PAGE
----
Prior to having my first child, I was 100 percent sure I would breastfeed. I truly believed everyone just simply breastfeeds without experiencing any issues. Then, when I tried with my daughter, I was devastated to learn it wasn't as easy as I had assumed. Never in a million years would I have thought it would be so difficult, so painful, or that I would have thoughts I was too afraid to say aloud. I was convinced if I voiced my thoughts and feelings when I was struggling with breastfeeding, those around me would think I was an unfit parent, a selfish parent, and a parent who didn't deserve her amazing little girl. So I didn't say anything and, eventually, gave up nursing. I should have asked for help. I should have reached out to professionals and medical providers. I should have asked other women, those with experience. But I didn't, and my ability to breastfeed suffered because of it.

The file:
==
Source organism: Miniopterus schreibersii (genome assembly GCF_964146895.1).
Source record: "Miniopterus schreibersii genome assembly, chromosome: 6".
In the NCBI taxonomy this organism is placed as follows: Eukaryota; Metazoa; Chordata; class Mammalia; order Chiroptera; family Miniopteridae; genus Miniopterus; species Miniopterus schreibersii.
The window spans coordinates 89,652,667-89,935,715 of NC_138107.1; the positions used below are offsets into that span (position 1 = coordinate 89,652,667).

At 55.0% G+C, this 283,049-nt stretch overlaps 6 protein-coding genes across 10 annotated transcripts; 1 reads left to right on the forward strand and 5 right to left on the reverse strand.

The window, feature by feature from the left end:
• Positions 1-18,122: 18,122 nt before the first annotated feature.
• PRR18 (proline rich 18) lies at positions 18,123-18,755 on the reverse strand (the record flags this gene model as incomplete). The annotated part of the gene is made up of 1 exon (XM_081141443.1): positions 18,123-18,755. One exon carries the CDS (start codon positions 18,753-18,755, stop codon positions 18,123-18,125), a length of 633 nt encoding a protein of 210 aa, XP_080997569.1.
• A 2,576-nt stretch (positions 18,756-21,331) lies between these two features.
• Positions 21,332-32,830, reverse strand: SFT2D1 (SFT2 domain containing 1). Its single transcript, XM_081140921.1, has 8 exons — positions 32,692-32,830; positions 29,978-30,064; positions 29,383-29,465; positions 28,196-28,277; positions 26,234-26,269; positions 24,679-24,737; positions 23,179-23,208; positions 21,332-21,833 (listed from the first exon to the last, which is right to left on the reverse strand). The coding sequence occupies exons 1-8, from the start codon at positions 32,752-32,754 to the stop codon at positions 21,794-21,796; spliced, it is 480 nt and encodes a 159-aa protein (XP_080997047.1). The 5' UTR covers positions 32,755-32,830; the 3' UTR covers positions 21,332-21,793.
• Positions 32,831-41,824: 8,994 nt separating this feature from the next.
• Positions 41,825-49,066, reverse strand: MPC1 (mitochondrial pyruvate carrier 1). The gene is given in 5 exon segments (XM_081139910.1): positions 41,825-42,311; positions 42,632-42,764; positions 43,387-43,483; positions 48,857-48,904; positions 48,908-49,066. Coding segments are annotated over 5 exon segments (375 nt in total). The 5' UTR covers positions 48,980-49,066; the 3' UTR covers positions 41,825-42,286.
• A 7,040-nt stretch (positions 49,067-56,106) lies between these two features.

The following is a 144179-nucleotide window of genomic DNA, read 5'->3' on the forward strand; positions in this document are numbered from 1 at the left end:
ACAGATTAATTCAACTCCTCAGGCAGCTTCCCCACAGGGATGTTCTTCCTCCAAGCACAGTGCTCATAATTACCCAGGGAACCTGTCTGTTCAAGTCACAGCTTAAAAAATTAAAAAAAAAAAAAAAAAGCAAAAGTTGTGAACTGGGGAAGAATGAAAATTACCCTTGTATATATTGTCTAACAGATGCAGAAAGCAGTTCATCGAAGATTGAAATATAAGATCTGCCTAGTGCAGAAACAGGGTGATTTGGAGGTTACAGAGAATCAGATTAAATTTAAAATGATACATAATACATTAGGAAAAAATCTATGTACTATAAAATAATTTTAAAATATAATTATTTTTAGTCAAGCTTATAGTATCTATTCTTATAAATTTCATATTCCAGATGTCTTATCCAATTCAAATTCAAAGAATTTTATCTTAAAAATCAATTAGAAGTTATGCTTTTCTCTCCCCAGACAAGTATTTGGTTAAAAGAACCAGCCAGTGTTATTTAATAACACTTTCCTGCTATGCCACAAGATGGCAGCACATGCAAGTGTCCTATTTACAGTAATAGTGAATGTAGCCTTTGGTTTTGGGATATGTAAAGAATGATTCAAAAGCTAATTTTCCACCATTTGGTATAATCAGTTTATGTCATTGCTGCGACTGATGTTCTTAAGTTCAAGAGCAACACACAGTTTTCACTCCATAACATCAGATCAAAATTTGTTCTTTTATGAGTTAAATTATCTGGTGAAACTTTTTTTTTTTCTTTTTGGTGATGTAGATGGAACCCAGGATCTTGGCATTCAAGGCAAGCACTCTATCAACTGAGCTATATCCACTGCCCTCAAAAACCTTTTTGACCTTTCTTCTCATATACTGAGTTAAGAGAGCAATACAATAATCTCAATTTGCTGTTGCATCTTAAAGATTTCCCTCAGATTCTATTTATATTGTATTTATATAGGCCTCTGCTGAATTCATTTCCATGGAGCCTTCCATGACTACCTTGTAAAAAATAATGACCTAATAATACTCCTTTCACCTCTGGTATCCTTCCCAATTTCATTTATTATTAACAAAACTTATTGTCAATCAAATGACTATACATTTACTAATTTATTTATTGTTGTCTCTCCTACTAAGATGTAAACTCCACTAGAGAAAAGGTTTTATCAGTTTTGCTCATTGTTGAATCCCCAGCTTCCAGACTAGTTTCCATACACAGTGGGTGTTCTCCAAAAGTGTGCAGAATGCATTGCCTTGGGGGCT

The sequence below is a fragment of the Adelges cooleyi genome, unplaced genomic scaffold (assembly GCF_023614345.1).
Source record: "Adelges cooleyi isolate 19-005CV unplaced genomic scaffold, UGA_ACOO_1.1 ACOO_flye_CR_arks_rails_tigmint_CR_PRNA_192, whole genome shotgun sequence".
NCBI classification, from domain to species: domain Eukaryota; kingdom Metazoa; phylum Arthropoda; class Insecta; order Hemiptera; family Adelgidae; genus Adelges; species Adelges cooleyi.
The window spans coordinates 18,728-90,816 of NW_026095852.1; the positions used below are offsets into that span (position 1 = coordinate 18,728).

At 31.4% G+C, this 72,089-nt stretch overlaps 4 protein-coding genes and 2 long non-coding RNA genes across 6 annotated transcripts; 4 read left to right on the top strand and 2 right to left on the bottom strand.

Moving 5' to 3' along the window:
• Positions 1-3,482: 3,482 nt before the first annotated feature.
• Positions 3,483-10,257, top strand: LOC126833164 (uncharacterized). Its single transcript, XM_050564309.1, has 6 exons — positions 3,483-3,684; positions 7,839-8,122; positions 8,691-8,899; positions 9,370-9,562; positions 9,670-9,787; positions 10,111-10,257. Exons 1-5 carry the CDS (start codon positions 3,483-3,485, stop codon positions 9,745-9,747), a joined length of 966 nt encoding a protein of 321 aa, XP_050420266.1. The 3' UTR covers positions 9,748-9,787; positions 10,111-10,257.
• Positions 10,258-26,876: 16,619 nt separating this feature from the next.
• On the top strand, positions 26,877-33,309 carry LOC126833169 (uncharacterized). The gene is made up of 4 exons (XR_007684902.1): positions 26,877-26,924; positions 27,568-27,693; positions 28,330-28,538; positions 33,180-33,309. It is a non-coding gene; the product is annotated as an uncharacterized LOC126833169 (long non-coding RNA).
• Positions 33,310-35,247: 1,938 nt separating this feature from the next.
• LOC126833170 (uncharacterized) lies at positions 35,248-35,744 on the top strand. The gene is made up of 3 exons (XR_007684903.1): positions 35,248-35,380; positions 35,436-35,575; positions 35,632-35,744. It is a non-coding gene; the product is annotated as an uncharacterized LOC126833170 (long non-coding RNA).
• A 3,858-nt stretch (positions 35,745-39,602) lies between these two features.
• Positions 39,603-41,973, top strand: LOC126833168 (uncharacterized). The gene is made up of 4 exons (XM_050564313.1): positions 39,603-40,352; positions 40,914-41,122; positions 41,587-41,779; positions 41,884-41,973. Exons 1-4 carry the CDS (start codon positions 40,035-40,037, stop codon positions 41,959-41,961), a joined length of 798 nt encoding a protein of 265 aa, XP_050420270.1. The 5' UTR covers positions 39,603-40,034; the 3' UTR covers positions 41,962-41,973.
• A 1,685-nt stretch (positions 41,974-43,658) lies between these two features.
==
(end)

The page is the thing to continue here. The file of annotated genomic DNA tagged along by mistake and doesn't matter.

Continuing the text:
Fast forward a few years and I'm pregnant with my son. I swore to myself I would voice my breastfeeding concerns this time around and I would get the necessary help. Still, the first six weeks were brutal, and nursing was just as painful and as difficult as it was with my daughter. But this time around I asked for way more helped and persevered despite clogged ducts, a tongue tie, incorrect latching, and bleeding and bruised nipples.
I got through the first six weeks and finally realized how great breastfeeding could be. It took a lot of strength and determination to push through every breastfeeding obstacle I could think of, but it felt worth it at the end. While I was struggling, though, I still had many thoughts I was reluctant to share with others, including the following: